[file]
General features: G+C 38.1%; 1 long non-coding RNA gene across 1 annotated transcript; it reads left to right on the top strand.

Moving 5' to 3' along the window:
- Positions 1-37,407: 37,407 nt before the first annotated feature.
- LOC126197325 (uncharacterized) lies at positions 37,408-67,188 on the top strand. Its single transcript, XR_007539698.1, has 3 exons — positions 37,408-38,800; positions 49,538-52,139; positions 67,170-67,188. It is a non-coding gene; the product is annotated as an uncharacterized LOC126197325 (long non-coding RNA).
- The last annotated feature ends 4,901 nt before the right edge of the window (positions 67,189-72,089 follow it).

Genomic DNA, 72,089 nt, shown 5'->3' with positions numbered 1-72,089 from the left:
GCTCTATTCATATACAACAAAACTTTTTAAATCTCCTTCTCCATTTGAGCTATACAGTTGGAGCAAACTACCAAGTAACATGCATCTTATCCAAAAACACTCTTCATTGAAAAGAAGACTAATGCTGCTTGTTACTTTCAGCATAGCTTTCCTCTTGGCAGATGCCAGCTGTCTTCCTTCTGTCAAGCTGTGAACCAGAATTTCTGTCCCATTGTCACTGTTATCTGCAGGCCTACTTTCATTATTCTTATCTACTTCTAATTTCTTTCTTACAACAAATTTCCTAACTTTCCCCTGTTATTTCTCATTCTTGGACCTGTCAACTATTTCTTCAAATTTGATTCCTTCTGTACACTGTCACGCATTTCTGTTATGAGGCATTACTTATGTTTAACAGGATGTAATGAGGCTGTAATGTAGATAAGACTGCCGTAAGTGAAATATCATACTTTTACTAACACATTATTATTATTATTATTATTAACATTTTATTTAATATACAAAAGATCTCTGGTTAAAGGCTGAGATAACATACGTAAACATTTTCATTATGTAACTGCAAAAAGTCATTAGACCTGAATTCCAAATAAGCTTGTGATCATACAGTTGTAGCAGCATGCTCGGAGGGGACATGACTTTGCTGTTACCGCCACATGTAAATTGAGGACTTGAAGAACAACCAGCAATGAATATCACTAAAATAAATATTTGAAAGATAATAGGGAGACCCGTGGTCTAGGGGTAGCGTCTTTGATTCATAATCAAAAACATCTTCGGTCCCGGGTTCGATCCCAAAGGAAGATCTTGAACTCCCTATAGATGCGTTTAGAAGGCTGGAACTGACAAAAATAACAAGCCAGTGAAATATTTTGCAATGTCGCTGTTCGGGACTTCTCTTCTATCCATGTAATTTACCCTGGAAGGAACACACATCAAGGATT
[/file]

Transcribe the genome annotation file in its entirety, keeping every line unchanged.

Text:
General features: G+C 38.1%; 1 long non-coding RNA gene across 1 annotated transcript; it reads left to right on the top strand.

Moving 5' to 3' along the window:
- Positions 1-37,407: 37,407 nt before the first annotated feature.
- LOC126197325 (uncharacterized) lies at positions 37,408-67,188 on the top strand. Its single transcript, XR_007539698.1, has 3 exons — positions 37,408-38,800; positions 49,538-52,139; positions 67,170-67,188. It is a non-coding gene; the product is annotated as an uncharacterized LOC126197325 (long non-coding RNA).
- The last annotated feature ends 4,901 nt before the right edge of the window (positions 67,189-72,089 follow it).

Genomic DNA, 72,089 nt, shown 5'->3' with positions numbered 1-72,089 from the left:
GCTCTATTCATATACAACAAAACTTTTTAAATCTCCTTCTCCATTTGAGCTATACAGTTGGAGCAAACTACCAAGTAACATGCATCTTATCCAAAAACACTCTTCATTGAAAAGAAGACTAATGCTGCTTGTTACTTTCAGCATAGCTTTCCTCTTGGCAGATGCCAGCTGTCTTCCTTCTGTCAAGCTGTGAACCAGAATTTCTGTCCCATTGTCACTGTTATCTGCAGGCCTACTTTCATTATTCTTATCTACTTCTAATTTCTTTCTTACAACAAATTTCCTAACTTTCCCCTGTTATTTCTCATTCTTGGACCTGTCAACTATTTCTTCAAATTTGATTCCTTCTGTACACTGTCACGCATTTCTGTTATGAGGCATTACTTATGTTTAACAGGATGTAATGAGGCTGTAATGTAGATAAGACTGCCGTAAGTGAAATATCATACTTTTACTAACACATTATTATTATTATTATTATTAACATTTTATTTAATATACAAAAGATCTCTGGTTAAAGGCTGAGATAACATACGTAAACATTTTCATTATGTAACTGCAAAAAGTCATTAGACCTGAATTCCAAATAAGCTTGTGATCATACAGTTGTAGCAGCATGCTCGGAGGGGACATGACTTTGCTGTTACCGCCACATGTAAATTGAGGACTTGAAGAACAACCAGCAATGAATATCACTAAAATAAATATTTGAAAGATAATAGGGAGACCCGTGGTCTAGGGGTAGCGTCTTTGATTCATAATCAAAAACATCTTCGGTCCCGGGTTCGATCCCAAAGGAAGATCTTGAACTCCCTATAGATGCGTTTAGAAGGCTGGAACTGACAAAAATAACAAGCCAGTGAAATATTTTGCAATGTCGCTGTTCGGGACTTCTCTTCTATCCATGTAATTTACCCTGGAAGGAACACACATCAAGGATT